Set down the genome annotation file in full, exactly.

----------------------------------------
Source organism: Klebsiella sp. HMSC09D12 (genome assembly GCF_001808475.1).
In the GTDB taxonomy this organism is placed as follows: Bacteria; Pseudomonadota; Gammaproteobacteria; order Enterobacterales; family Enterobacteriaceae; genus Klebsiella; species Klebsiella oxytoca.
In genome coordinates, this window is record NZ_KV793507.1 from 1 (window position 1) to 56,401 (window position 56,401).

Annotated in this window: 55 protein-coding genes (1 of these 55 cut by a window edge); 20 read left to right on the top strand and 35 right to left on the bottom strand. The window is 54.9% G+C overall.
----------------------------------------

Source organism: Klebsiella sp. HMSC09D12 (genome assembly GCF_001808475.1).
In the GTDB taxonomy this organism is placed as follows: Bacteria; Pseudomonadota; Gammaproteobacteria; order Enterobacterales; family Enterobacteriaceae; genus Klebsiella; species Klebsiella oxytoca.
In genome coordinates, this window is record NZ_KV793507.1 from 1 (window position 1) to 56,401 (window position 56,401).

Annotated in this window: 55 protein-coding genes (1 of these 55 cut by a window edge); 20 read left to right on the top strand and 35 right to left on the bottom strand. The window is 54.9% G+C overall.